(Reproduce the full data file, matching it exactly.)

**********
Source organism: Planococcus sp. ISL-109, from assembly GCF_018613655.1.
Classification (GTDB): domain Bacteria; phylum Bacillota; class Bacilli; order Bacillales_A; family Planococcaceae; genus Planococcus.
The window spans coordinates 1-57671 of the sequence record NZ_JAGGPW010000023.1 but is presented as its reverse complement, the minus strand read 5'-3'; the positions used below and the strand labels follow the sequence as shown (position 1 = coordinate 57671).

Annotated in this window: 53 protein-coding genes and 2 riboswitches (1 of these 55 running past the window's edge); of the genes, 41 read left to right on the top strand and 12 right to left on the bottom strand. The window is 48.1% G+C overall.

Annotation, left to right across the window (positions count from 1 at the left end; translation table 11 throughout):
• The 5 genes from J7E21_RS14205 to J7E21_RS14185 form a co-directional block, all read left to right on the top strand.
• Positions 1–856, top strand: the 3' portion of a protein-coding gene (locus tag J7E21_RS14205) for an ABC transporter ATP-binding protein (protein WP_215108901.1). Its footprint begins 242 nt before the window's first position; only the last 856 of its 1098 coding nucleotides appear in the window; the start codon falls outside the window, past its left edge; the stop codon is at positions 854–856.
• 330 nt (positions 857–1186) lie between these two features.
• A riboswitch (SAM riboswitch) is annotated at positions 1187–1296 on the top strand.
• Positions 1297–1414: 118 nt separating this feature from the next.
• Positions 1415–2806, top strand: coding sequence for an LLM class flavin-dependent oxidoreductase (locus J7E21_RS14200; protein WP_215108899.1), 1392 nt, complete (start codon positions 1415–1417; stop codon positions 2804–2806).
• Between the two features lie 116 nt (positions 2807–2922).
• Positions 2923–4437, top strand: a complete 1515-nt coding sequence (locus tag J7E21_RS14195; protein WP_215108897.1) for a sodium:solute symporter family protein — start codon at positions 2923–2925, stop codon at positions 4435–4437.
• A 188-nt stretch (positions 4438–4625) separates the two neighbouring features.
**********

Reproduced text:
Source organism: Planococcus sp. ISL-109, from assembly GCF_018613655.1.
Classification (GTDB): domain Bacteria; phylum Bacillota; class Bacilli; order Bacillales_A; family Planococcaceae; genus Planococcus.
The window spans coordinates 1-57671 of the sequence record NZ_JAGGPW010000023.1 but is presented as its reverse complement, the minus strand read 5'-3'; the positions used below and the strand labels follow the sequence as shown (position 1 = coordinate 57671).

Annotated in this window: 53 protein-coding genes and 2 riboswitches (1 of these 55 running past the window's edge); of the genes, 41 read left to right on the top strand and 12 right to left on the bottom strand. The window is 48.1% G+C overall.

Annotation, left to right across the window (positions count from 1 at the left end; translation table 11 throughout):
• The 5 genes from J7E21_RS14205 to J7E21_RS14185 form a co-directional block, all read left to right on the top strand.
• Positions 1–856, top strand: the 3' portion of a protein-coding gene (locus tag J7E21_RS14205) for an ABC transporter ATP-binding protein (protein WP_215108901.1). Its footprint begins 242 nt before the window's first position; only the last 856 of its 1098 coding nucleotides appear in the window; the start codon falls outside the window, past its left edge; the stop codon is at positions 854–856.
• 330 nt (positions 857–1186) lie between these two features.
• A riboswitch (SAM riboswitch) is annotated at positions 1187–1296 on the top strand.
• Positions 1297–1414: 118 nt separating this feature from the next.
• Positions 1415–2806, top strand: coding sequence for an LLM class flavin-dependent oxidoreductase (locus J7E21_RS14200; protein WP_215108899.1), 1392 nt, complete (start codon positions 1415–1417; stop codon positions 2804–2806).
• Between the two features lie 116 nt (positions 2807–2922).
• Positions 2923–4437, top strand: a complete 1515-nt coding sequence (locus tag J7E21_RS14195; protein WP_215108897.1) for a sodium:solute symporter family protein — start codon at positions 2923–2925, stop codon at positions 4435–4437.
• A 188-nt stretch (positions 4438–4625) separates the two neighbouring features.